Richard Dawkins, the famous atheist and author, debated John Lennox, the Oxford mathematician and philosopher of science, in 2010. This was the first of the Dawkins Lennox debates. They are both well-spoken and well-suited for the task.
Aside from the usual issues and points that are made in these sorts of debates about faith and science, some nuances emerge that are interesting to consider. One particular interchange gives rise to interesting considerations.
Dawkins asserts that faith is belief with no evidence (implying that faith is the antithesis of reason). Lennox disagrees. Dawkins, then, claims that faith would not be faith if it was rational and evidence-based. To Dawkins, faith is defined by the absence of reason and evidence. Lennox, on the other hand, asserts that faith is the willingness to repose belief, trust and commitment in something for which there is evidence, but no “proof” (as in mathematical proof).
Dawkins attempts to cast faith and reason as opposites, while Lennox fits them together in succession. Who is right?
Note that the Dawkins did not focus on the quality of proof necessary to make faith rational or reasonable (as Lennox did); Dawkins assumed that faith, on its face, is irrational and characterized the attempt by Lennox to marry faith and reason as semantics. He is right, of course, but semantics is always involved. But that hardly settles the matter.
The definition of the word “semantics” is “the study of meanings of words. Every argument requires the terms supporting the argument to be defined. Dawkins defined the term “faith” in a precise manner, equating it with the lack of evidence/reason. Lennox obviously does not define faith that way. Call it semantics, or whatever you will, two people using the same word to mean different things will not arrive at the same conclusions – ever.
When two people ascribe different meanings to the same word that frames their arguments, they will necessarily disagree about the conclusions they reach. We often use definitions and applications of words in subtle ways to advance our positions. The Dawkins/Lennox debate is a case in point.
Dawkins obviously defines “faith” to mean belief that is unsupported by evidence. From that premise everything else he says flows. Lennox fundamentally disagrees on that point, asserting that faith is the willingness to repose belief, trust and commitment in something for which there is evidence, but no “proof” (as in mathematical proof). Ironically, if they would each ascribe the definition of the other to the word, in turn, they might agree with each other, but the argument goes deeper than that.
While Dawkins seeks to maintain a separation between faith and evidence, and Lennox seeks to marry faith evidence. This is where they fundamentally disagree. Dawkins chooses to define “faith” to support his position that faith and science are mutually exclusive, while Lennox defines faith in a way that harmonizes the two.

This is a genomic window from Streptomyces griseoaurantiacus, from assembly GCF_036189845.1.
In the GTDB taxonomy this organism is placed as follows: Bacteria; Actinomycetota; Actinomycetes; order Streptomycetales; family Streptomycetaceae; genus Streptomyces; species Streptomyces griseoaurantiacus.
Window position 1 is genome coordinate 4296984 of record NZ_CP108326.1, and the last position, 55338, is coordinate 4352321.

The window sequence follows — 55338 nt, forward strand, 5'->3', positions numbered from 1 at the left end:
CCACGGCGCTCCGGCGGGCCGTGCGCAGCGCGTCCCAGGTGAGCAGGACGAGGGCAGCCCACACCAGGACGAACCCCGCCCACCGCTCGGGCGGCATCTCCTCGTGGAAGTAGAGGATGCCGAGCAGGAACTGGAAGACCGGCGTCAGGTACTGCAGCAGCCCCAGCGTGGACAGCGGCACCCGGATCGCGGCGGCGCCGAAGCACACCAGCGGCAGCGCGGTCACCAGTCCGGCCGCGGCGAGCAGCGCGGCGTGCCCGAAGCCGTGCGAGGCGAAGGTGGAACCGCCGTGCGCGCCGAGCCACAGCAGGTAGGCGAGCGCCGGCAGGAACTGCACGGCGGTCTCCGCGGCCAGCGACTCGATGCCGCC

As with any argument supported by a premise, the premise determines the conclusion. In this case, the definition of the word faith determines (or supports) the ultimate position of each man. To the extent that they each define the word differently, they are arguing at cross purposes. In one sense, they are both right (if we apply each man’s definition of faith to each man’s position), but they could never come to any agreement because they start from different meanings of the word, faith.
The definition, then, is where the argument starts and ends. Semantics it may be, but the semantics determine everything.
Are faith and evidence mutually exclusive as Dawkins suggests? The answer, clearly, is that faith and evidence are mutually exclusive if they are defined to be mutually exclusive.
Borrowing the usual, common meaning from Merriam-Webster, a simple definition of faith is “strong belief or trust in someone or something”. From that common definition (which Lennox seems to adopt and Dawkins does not), Faith may or may not involve evidence; whether evidence supports “faith” is not inherent in the definition; neither is it exclusive.
Lennox agreed in his comments that faith that is not supported by evidence is irrational. Christian faith, Lennox says, is supported by evidence and is, therefore, rational and evidence-based. That statement, on its face, is true. People may disagree on the quality or extent of the evidence. Whether the evidence is sufficient to warrant the belief, trust and commitment attendant with faith, is a matter of opinion and personal assessment, but the statement is undoubtedly true.
Dawkins’ attempt to win the argument by imposing his definition of faith on the dialogue, a definition with which there is no agreement, is disingenuous. I could define the color black to describe the color white and disagree with everyone who uses the common definition for the color black. The argument, however, would be meaningless.
Dawkins does not want to allow faith and science to coexist. He is not arguing so much over whether they can coexist harmoniously, but arguing against the possibility of them coexisting harmoniously by using a loaded definition for the word, faith. He defines “science” and “faith” to exclude the possibility of harmonious coexistence from the outset.
Indeed, this is nothing but semantics. The semantics, however, is the most important thing in this argument, and (truth aside) it determines everything.